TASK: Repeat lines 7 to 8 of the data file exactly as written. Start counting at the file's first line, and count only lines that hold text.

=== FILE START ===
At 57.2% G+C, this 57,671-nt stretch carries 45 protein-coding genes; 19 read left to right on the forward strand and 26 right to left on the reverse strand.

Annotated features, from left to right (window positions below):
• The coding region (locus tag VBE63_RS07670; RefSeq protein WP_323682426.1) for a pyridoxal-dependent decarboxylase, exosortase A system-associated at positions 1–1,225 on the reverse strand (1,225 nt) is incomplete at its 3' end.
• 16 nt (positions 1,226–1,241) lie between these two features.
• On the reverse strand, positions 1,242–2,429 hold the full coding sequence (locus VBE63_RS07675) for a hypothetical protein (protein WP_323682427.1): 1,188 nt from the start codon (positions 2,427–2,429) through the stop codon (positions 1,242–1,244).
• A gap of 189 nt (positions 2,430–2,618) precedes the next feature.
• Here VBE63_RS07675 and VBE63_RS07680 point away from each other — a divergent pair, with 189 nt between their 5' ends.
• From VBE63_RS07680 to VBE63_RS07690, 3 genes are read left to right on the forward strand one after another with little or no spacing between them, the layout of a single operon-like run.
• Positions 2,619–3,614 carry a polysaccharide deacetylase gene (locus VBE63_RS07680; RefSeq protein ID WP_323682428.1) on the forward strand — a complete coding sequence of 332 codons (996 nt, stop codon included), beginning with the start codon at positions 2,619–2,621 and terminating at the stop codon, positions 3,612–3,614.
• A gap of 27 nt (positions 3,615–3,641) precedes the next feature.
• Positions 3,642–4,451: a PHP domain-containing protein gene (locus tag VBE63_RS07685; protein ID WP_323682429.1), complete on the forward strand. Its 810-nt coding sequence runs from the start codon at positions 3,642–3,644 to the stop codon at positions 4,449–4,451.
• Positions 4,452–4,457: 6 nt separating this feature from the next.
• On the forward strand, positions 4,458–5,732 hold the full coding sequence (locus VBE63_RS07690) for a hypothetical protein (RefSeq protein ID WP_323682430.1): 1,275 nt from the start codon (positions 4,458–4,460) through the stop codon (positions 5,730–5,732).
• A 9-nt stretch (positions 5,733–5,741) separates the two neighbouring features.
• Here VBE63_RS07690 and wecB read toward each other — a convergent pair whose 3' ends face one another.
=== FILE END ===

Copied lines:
• Here VBE63_RS07675 and VBE63_RS07680 point away from each other — a divergent pair, with 189 nt between their 5' ends.
• From VBE63_RS07680 to VBE63_RS07690, 3 genes are read left to right on the forward strand one after another with little or no spacing between them, the layout of a single operon-like run.